In the immediate aftermath of the tornado, Mercy CEO John Britton made a promise: they would rebuild. It was a snap decision made on the fly and without the approval of his bosses, but he felt it was the right decision, and the board agreed. Mercy also vowed to keep all 2,200 employees on the payroll and find spots for them to work.
“That was an incredible decision on their part,” Angella Saparito, media relations for Mercy Hospital, said. “A lot of people could have packed up and moved to other cities and states because their jobs didn’t exist anymore, but Mercy found spots for them in other facilities and it kept them living and working in Joplin.
A new future
UtilityTunnelatNewMercyHospitalThe plan for the new state-of-the-art hospital came together quickly, and land was purchased near Joplin’s busiest highway where an old college and a few residential houses sat.
John Farnen, director of strategic projects for Mercy, who is overseeing the construction of the new hospital, said they were met with very little resistance when they approached the landowners about putting the hospital on that location.
“We really didn’t have a problem,” Farnen said. “People wanted to see the hospital rebuilt and thrive, and this was the perfect location for it.”
Mercy broke ground in January 2012 and cleared more than 100 acres of land for the new hospital campus, while preserving saplings to replant when the hospital is completed. The design of the hospital was fairly simple, so construction could begin as soon as possible and sometimes even before equipment had been picked out for each room.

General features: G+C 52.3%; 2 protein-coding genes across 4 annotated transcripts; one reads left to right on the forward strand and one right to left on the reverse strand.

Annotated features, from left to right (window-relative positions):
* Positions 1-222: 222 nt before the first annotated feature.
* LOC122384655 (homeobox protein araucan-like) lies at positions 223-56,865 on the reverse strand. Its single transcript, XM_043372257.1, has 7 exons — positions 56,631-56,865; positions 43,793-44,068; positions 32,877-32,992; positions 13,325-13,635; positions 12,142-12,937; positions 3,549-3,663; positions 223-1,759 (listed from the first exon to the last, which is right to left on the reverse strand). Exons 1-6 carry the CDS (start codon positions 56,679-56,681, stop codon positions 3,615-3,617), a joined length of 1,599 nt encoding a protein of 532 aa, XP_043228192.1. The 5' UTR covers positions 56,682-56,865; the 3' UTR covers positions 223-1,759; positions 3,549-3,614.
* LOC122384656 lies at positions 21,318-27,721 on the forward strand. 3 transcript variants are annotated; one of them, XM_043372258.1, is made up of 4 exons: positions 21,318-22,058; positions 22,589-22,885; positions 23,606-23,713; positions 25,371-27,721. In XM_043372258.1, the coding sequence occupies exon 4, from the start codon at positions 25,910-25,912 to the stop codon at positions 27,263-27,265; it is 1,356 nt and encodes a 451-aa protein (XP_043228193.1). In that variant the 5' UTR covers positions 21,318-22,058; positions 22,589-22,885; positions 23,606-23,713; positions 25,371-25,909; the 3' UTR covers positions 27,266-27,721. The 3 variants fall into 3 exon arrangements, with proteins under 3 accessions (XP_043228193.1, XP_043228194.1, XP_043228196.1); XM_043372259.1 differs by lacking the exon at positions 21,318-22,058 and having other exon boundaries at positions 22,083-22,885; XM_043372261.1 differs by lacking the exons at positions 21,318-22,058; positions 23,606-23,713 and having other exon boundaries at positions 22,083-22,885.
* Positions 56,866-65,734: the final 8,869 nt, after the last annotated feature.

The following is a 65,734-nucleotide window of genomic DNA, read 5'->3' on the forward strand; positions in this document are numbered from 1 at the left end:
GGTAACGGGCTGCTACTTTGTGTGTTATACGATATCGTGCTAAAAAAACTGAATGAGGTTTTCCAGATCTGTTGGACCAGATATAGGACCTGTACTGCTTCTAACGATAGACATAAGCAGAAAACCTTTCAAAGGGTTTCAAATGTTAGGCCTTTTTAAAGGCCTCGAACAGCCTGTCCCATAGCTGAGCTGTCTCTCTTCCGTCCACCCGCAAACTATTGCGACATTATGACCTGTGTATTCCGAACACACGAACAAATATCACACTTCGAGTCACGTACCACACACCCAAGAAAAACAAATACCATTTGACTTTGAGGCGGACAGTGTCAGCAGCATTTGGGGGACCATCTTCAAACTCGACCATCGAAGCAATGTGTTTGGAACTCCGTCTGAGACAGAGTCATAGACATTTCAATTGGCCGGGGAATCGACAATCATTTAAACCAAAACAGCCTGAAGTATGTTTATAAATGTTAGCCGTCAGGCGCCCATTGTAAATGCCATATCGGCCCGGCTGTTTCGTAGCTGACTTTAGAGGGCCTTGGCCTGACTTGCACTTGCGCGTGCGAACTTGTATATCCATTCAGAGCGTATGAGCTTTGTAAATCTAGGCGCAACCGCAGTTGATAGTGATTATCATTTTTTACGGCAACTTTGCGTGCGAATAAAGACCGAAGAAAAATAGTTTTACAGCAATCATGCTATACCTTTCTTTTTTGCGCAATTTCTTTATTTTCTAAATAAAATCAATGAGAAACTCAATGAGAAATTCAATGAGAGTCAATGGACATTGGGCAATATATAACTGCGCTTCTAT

When asked about a hole cut into a concrete floor in a trauma room, Farnen explained “This room was built before we knew the specifics of the equipment they would be ordering. So we had to cut a hole in the floor and redo a bit of the pipes and put in a thicker concrete slab, but even going back and making corrections like this is faster than waiting for every last detail.”
The new hospital, along with the new roads around it, will cost nearly half a billion dollars and will have the latest equipment in its rooms. The new layout will be simple, so it will be harder to get lost in the hallways of Mercy Joplin. The new plan includes four entrances: emergency, clinic, oncology and the main entrance.
“We are really renovating this entire area,” Farnen explained. “We’ve re-done the roads around the campus, put in the stop lights, placed the roundabouts in the traffic areas and created a special lane just for ambulances to keep the flow of traffic around the facility.”
The oncology department will have the latest technology for their radiology equipment, making it among the most high tech cancer centers in the region.